The French energy giant EDF will “attack” the Spanish energy services market with an initial investment of 300 million euros, which it plans to increase in the medium and long term. “Until now we have been focused on the industrial field, but we want to go one step further”, stressed this Wednesday the CEO of its subsidiary in Spain, renamed Edison Next Spain, Íñigo Bertrand, in the presentation of the plan. “We want to be the reference company in decarbonization, efficiency and reduction of the carbon footprint in Spain”. Its commitment is to focus on the business services segments, not so much on renewable projects that inject energy into the network.
The French semi-state giant has announced its plan at the launch of the new business plan of its Italian subsidiary Edison —the second largest electricity company in the country, in which it has 99.5% of the capital—, held in Milan. This strategic plan, to whose presentation this newspaper has been invited, involves an increase in investment in the Spanish and Italian markets up to 2,500 million in decarbonization, energy efficiency and self-consumption activities between now and 2030. According to its calculations, the market “attackable” of green energies is more than 70,000 million in its two main markets of the Mediterranean arch: 34,000 million in Spain, and about 40,000 in Italy.
“The 300 million announced is just an initial figure. The potential of energy services (efficiency, self-consumption, etc.) in Spain is enormous: it is a market that is clearly underdeveloped compared to other European countries”, says Bertrand in a conversation with EL PAÍS. The main factor behind this growth is the energy transition, accelerated by the Russian invasion of Ukraine. “In 10 years, what would have been done in 30 under other circumstances is going to be done, and that opens up a very big opportunity that EDF wants to take advantage of. Spain has a much more ambitious decarbonisation goal than other countries in the European environment and has to make a much greater effort than the rest. The clearest case is that of efficiency, but it is not the only one”.
Edison Next —the banner under which EDF will encompass its commitment to decarbonisation activities in the Spanish markets (where it has 800 workers), Italian and Polish— has also announced the purchase of Citelum, the second largest public lighting operator in Italy and fifth in Spain, with a market share close to 10%. In Spain, in addition, it has also just incorporated Sistrol, a building management company. “With these acquisitions, we became one of the two three largest energy service companies in Spain”, emphasizes Bertrand. EDF’s subsidiary in Spain, Fenice Ibérica (now Edison Next), has been present in the Spanish market for more than two decades and has a workforce of more than 800 workers, a figure that has multiplied by four in the last three years.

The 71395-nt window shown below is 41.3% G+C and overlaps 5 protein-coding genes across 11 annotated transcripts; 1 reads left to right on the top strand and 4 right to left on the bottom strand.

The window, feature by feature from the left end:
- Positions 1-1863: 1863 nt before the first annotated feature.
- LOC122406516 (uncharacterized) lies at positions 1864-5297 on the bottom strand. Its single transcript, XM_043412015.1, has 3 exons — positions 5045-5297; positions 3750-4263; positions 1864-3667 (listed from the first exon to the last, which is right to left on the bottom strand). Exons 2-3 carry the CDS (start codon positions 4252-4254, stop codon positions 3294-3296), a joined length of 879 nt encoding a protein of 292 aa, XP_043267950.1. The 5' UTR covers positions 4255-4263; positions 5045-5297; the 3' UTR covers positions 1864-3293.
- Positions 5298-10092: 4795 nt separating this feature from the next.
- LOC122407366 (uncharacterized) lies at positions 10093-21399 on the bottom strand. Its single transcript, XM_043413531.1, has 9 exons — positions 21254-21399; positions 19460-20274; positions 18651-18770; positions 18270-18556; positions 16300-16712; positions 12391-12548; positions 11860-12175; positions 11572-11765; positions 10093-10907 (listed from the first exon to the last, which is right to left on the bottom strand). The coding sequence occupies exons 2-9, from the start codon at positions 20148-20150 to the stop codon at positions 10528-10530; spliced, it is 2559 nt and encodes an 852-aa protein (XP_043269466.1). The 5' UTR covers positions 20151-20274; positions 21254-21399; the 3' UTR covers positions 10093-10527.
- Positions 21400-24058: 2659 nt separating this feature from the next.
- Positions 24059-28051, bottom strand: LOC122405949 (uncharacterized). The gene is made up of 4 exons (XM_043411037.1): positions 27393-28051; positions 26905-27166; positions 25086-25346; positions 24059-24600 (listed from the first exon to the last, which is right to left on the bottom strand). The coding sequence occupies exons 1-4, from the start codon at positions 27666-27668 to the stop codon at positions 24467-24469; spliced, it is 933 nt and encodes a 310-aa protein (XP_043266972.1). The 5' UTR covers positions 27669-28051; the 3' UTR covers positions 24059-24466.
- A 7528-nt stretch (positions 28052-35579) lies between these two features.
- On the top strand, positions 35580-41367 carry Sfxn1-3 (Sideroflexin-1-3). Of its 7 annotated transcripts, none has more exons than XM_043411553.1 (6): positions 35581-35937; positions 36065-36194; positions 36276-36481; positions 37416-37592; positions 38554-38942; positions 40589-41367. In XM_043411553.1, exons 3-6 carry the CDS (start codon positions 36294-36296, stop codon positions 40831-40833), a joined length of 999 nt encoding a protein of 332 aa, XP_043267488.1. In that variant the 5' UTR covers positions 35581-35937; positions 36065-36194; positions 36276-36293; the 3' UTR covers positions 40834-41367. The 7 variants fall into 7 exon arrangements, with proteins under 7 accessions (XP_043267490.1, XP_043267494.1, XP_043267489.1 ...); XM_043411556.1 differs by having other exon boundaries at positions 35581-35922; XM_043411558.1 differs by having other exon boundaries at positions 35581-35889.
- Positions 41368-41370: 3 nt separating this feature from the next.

The announcement comes at a time of maximum uncertainty for the activity of the French giant in its country of origin and main market, where the stoppage for technical reasons of part of its nuclear reactors is compounded by the decision of the Government of Emmanuel Macron to charge his account of results a substantial fraction of the increase in energy prices accumulated in recent months. Its objective: to avoid that all the rise in prices ends up falling on consumers. In order to cope with the situation, the French State —which has 84% of the shares in the electricity company— has been forced to announce an injection of more than 2,000 million in EDF. His problems in France contrast, on the other hand, with the good performance of his Italian subsidiary, which multiplied by 3.5 in the first three months of 2022.
goodbye to russian gas
He knows in depth all the sides of the coin.
In the midst of western disconnection from Russian fossil fuels – and Italy is a great example of this: despite its geographical distance, more than 40% of the gas it consumes comes from the Eurasian country— and in anticipation of sanctions at European level, the CEO of Edison, Nicola Monti, announced this Wednesday that the powerful transalpine subsidiary of EDF will not renew its last gas supply contract with Moscow at the end of the year. It’s about a billion cubic meters (bcm), which it will now import from the United States by ship.
As part of this process of hasty rupture with Russia, Monti has also promised to accelerate his commitment to wind and solar energy. Also to build new gas plants and lower consumption. “We are going to go from two gigawatts (GW) of renewables to five in 2030. And we are also going to have new high-efficiency combined cycles,” stressed the head of Edison. This last point is particularly important in a country like Italy, which has not had a nuclear reactor since the 1990s and therefore relies heavily on burning gas for electricity generation.